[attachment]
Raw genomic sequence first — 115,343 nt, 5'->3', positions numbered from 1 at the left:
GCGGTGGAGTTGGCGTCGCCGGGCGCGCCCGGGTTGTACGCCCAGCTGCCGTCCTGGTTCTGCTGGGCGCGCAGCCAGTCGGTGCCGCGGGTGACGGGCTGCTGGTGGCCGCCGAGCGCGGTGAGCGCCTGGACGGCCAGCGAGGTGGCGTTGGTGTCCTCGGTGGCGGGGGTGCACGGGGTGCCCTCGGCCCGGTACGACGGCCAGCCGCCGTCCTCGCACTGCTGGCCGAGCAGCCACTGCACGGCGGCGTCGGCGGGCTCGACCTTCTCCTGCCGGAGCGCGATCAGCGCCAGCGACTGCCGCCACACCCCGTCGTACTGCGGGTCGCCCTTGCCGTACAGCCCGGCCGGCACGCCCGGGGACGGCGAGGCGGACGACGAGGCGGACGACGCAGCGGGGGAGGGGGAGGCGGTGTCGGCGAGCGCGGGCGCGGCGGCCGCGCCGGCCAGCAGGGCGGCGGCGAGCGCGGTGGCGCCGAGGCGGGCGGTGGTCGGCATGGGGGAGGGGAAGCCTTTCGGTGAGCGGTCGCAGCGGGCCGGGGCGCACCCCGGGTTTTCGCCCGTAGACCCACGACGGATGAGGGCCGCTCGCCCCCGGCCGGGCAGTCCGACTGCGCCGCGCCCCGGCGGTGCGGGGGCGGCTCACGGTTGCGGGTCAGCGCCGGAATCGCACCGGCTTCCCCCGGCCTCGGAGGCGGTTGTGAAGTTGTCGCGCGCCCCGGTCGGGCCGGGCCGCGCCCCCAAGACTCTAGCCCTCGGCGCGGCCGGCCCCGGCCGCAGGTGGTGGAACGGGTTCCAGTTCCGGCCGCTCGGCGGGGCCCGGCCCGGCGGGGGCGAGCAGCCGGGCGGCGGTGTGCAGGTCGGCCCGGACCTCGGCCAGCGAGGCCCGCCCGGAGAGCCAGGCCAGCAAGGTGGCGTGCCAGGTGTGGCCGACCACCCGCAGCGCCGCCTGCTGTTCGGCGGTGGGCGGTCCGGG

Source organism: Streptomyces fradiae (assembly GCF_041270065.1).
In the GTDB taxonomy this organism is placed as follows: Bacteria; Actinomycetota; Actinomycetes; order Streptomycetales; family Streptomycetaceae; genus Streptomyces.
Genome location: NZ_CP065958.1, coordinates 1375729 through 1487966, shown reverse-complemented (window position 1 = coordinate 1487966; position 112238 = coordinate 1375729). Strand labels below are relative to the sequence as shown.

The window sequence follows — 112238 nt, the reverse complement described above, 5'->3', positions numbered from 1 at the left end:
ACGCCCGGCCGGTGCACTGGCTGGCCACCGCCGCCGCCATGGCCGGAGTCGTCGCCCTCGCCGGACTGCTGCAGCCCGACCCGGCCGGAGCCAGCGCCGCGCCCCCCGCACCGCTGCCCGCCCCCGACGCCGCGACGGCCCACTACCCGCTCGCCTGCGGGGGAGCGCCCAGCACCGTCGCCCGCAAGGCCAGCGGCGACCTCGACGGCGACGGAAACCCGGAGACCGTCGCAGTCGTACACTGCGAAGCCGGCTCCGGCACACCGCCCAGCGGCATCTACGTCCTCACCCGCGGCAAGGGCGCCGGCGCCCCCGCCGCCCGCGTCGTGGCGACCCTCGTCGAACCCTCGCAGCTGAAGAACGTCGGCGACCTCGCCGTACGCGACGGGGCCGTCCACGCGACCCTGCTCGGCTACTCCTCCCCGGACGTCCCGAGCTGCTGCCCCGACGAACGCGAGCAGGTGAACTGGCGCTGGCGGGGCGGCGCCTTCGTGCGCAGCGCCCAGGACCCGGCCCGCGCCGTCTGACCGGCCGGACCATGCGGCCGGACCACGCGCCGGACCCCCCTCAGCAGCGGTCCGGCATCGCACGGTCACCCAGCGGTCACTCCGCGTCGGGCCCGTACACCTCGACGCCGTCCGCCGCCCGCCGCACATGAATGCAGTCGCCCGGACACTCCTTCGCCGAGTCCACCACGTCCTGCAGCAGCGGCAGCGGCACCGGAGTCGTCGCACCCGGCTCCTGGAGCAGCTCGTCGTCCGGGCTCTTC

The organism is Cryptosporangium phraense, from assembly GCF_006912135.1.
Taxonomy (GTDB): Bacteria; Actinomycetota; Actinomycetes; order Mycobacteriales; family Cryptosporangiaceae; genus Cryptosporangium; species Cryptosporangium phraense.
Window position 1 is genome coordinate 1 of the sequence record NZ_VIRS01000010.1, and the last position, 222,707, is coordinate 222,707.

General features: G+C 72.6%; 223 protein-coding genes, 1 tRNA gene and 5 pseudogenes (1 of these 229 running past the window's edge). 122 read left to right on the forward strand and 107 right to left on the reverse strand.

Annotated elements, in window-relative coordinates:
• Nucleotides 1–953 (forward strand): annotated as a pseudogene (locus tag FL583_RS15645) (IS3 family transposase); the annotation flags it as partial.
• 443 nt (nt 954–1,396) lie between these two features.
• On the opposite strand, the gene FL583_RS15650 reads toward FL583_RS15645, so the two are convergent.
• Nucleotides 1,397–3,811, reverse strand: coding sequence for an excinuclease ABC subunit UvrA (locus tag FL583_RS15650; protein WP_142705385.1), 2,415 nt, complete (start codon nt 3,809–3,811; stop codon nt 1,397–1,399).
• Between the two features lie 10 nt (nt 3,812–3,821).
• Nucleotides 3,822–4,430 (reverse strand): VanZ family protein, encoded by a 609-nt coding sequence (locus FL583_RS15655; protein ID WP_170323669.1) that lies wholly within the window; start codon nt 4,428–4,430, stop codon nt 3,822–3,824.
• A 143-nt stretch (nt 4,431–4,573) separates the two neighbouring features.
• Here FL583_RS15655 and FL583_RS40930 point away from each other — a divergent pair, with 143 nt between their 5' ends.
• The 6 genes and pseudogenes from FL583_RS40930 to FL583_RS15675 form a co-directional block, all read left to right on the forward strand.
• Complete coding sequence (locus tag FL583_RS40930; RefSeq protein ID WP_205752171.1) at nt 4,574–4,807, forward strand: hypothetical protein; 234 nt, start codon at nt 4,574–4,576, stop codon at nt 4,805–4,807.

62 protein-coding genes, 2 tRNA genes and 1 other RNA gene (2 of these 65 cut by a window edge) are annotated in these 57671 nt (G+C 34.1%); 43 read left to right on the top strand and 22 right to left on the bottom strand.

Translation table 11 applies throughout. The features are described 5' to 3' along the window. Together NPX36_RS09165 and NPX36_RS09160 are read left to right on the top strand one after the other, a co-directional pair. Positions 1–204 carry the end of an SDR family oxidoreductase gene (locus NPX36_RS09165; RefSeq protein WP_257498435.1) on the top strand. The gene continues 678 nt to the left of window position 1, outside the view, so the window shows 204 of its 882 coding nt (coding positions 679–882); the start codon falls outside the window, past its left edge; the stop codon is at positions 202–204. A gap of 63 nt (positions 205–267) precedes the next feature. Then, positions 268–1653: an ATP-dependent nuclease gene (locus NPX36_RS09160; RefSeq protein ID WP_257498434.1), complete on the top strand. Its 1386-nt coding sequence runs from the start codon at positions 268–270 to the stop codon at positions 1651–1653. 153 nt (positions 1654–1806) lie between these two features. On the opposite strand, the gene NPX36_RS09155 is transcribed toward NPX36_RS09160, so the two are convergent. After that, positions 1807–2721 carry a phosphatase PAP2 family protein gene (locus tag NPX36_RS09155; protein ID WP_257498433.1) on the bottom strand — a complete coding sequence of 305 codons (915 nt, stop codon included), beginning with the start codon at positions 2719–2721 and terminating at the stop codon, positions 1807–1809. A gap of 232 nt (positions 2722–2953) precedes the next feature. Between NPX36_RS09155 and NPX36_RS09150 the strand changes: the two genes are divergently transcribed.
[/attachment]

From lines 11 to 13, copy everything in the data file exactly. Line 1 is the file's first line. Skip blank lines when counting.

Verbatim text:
General features: G+C 72.6%; 223 protein-coding genes, 1 tRNA gene and 5 pseudogenes (1 of these 229 running past the window's edge). 122 read left to right on the forward strand and 107 right to left on the reverse strand.

Annotated elements, in window-relative coordinates:
• Nucleotides 1–953 (forward strand): annotated as a pseudogene (locus tag FL583_RS15645) (IS3 family transposase); the annotation flags it as partial.